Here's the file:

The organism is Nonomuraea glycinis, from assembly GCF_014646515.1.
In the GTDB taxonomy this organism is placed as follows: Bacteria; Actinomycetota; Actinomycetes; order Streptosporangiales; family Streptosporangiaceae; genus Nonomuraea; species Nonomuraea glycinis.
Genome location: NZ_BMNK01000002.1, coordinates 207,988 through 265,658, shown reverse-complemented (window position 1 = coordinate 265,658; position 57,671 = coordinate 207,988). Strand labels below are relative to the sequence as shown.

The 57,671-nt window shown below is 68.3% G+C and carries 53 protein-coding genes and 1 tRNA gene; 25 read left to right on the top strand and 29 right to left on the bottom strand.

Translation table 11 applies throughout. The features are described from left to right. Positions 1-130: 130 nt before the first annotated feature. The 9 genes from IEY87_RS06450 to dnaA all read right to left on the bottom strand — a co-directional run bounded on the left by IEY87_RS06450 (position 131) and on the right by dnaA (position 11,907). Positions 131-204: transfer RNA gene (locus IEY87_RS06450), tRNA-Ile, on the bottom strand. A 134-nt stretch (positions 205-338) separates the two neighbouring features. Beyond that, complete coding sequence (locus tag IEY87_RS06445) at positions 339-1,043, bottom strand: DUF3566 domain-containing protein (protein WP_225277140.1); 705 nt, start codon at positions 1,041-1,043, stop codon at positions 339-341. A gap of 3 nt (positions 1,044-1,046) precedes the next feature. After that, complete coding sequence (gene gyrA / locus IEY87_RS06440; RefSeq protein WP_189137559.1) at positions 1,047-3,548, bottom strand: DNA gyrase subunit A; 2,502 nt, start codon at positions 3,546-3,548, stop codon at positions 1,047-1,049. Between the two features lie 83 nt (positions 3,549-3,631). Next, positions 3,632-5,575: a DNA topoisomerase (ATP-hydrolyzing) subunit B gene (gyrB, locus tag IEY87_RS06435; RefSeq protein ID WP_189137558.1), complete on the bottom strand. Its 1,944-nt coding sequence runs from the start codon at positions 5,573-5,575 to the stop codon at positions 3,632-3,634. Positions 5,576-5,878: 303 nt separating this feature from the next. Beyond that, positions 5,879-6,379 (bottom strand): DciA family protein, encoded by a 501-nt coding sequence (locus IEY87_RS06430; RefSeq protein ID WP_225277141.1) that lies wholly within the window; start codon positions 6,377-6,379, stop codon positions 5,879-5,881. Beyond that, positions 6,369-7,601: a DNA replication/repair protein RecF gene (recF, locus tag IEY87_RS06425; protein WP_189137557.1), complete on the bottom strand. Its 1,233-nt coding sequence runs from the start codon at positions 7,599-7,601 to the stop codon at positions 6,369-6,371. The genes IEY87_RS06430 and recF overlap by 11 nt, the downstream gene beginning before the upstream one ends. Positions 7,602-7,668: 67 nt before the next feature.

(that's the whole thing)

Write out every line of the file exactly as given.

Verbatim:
The organism is Nonomuraea glycinis, from assembly GCF_014646515.1.
In the GTDB taxonomy this organism is placed as follows: Bacteria; Actinomycetota; Actinomycetes; order Streptosporangiales; family Streptosporangiaceae; genus Nonomuraea; species Nonomuraea glycinis.
Genome location: NZ_BMNK01000002.1, coordinates 207,988 through 265,658, shown reverse-complemented (window position 1 = coordinate 265,658; position 57,671 = coordinate 207,988). Strand labels below are relative to the sequence as shown.

The 57,671-nt window shown below is 68.3% G+C and carries 53 protein-coding genes and 1 tRNA gene; 25 read left to right on the top strand and 29 right to left on the bottom strand.

Translation table 11 applies throughout. The features are described from left to right. Positions 1-130: 130 nt before the first annotated feature. The 9 genes from IEY87_RS06450 to dnaA all read right to left on the bottom strand — a co-directional run bounded on the left by IEY87_RS06450 (position 131) and on the right by dnaA (position 11,907). Positions 131-204: transfer RNA gene (locus IEY87_RS06450), tRNA-Ile, on the bottom strand. A 134-nt stretch (positions 205-338) separates the two neighbouring features. Beyond that, complete coding sequence (locus tag IEY87_RS06445) at positions 339-1,043, bottom strand: DUF3566 domain-containing protein (protein WP_225277140.1); 705 nt, start codon at positions 1,041-1,043, stop codon at positions 339-341. A gap of 3 nt (positions 1,044-1,046) precedes the next feature. After that, complete coding sequence (gene gyrA / locus IEY87_RS06440; RefSeq protein WP_189137559.1) at positions 1,047-3,548, bottom strand: DNA gyrase subunit A; 2,502 nt, start codon at positions 3,546-3,548, stop codon at positions 1,047-1,049. Between the two features lie 83 nt (positions 3,549-3,631). Next, positions 3,632-5,575: a DNA topoisomerase (ATP-hydrolyzing) subunit B gene (gyrB, locus tag IEY87_RS06435; RefSeq protein ID WP_189137558.1), complete on the bottom strand. Its 1,944-nt coding sequence runs from the start codon at positions 5,573-5,575 to the stop codon at positions 3,632-3,634. Positions 5,576-5,878: 303 nt separating this feature from the next. Beyond that, positions 5,879-6,379 (bottom strand): DciA family protein, encoded by a 501-nt coding sequence (locus IEY87_RS06430; RefSeq protein ID WP_225277141.1) that lies wholly within the window; start codon positions 6,377-6,379, stop codon positions 5,879-5,881. Beyond that, positions 6,369-7,601: a DNA replication/repair protein RecF gene (recF, locus tag IEY87_RS06425; protein WP_189137557.1), complete on the bottom strand. Its 1,233-nt coding sequence runs from the start codon at positions 7,599-7,601 to the stop codon at positions 6,369-6,371. The genes IEY87_RS06430 and recF overlap by 11 nt, the downstream gene beginning before the upstream one ends. Positions 7,602-7,668: 67 nt before the next feature.